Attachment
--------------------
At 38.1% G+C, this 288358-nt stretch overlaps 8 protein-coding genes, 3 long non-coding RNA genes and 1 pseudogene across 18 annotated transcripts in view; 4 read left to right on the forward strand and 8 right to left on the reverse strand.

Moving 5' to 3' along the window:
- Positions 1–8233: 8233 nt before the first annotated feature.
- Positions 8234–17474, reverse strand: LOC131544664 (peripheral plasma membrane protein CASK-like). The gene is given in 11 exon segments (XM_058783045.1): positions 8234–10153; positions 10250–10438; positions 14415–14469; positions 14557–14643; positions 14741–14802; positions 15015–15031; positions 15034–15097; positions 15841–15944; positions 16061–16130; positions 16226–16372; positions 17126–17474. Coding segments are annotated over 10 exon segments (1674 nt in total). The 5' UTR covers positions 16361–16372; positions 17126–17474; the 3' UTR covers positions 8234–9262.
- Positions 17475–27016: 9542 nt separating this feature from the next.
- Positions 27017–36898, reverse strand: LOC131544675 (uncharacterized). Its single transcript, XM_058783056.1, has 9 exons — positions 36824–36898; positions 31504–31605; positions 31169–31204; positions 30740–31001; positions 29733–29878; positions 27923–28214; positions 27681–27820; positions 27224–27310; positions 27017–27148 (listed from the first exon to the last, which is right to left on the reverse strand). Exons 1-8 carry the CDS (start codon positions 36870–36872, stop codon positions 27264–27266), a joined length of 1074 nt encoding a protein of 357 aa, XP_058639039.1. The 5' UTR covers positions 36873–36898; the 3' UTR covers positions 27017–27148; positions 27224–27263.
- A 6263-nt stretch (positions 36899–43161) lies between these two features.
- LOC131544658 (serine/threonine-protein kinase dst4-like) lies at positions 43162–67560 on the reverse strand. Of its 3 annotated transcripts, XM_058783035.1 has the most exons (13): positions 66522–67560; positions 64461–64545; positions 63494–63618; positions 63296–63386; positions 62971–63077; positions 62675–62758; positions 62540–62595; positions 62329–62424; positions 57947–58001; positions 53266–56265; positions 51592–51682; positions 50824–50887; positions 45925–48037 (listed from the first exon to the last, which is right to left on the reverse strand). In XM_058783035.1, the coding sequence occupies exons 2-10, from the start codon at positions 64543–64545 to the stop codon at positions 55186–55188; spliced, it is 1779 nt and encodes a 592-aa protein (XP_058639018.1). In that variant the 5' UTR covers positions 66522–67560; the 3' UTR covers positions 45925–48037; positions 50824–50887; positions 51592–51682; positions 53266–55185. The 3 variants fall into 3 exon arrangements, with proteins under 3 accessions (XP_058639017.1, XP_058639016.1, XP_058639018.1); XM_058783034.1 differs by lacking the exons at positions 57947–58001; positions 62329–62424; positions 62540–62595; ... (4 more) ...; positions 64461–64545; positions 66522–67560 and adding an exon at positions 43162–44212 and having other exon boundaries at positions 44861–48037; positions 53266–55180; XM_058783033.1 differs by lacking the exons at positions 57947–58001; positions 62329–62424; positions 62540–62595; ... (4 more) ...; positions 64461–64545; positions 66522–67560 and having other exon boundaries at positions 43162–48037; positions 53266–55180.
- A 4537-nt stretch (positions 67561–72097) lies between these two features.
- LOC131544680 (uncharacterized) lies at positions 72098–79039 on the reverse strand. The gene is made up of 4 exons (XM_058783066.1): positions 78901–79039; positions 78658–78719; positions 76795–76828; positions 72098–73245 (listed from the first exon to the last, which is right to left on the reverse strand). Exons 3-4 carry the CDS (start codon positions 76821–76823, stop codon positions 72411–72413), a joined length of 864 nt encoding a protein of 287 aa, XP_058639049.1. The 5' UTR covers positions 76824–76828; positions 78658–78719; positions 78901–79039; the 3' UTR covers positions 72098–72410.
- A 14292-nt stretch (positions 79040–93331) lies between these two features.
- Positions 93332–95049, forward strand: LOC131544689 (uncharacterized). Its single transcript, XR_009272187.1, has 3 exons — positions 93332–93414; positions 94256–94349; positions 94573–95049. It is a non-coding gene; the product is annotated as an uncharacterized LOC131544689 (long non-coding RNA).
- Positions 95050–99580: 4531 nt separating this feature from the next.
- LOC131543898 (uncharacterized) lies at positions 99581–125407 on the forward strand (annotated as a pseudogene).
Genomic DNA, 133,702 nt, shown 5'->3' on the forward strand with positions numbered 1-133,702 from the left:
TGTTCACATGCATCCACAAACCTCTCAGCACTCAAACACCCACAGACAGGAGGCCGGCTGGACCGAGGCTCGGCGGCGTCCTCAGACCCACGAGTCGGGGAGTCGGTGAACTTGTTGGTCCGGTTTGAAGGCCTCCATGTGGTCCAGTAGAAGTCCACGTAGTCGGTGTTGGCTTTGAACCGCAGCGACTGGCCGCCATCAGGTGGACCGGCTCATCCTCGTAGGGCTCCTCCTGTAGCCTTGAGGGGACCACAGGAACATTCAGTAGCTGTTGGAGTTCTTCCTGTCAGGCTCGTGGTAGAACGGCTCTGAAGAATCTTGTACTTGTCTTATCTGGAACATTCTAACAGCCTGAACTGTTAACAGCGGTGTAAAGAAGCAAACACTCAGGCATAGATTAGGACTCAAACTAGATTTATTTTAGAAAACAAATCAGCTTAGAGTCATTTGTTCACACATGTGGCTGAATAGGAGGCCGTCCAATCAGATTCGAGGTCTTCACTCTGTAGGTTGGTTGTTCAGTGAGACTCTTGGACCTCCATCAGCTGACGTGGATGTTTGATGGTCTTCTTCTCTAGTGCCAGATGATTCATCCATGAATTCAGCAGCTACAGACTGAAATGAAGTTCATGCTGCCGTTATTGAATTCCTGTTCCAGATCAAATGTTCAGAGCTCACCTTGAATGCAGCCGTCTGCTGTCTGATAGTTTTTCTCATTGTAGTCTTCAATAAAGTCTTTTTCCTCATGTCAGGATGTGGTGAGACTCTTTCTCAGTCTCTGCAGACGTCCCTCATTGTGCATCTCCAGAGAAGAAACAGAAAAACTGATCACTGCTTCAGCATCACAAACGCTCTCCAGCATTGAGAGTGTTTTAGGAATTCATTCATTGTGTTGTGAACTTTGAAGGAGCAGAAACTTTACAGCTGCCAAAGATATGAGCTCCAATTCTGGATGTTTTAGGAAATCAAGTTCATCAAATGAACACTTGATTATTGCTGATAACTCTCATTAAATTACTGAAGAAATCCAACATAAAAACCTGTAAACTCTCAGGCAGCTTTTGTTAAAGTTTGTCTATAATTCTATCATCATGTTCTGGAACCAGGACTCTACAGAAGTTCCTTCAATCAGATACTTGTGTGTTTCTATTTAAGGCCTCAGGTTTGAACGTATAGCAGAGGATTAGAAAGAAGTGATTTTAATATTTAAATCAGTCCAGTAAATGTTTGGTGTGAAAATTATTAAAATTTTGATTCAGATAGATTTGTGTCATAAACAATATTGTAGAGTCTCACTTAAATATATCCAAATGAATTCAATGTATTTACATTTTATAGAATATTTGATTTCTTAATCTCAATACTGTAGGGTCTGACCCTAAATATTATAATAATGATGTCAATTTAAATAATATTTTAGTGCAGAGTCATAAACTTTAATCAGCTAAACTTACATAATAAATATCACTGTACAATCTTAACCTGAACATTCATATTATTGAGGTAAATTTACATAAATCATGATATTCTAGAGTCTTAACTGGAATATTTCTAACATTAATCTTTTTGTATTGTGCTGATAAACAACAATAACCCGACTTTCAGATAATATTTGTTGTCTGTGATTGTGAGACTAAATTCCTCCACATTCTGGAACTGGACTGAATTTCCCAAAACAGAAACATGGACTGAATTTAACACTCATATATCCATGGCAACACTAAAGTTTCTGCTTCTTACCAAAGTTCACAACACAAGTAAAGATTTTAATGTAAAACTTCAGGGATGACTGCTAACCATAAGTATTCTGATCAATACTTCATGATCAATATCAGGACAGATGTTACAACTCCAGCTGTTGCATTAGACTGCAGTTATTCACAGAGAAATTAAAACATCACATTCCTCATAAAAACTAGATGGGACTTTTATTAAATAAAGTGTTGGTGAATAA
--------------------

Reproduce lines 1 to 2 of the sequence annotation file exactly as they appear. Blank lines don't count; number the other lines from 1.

At 38.1% G+C, this 288358-nt stretch overlaps 8 protein-coding genes, 3 long non-coding RNA genes and 1 pseudogene across 18 annotated transcripts in view; 4 read left to right on the forward strand and 8 right to left on the reverse strand.

Moving 5' to 3' along the window: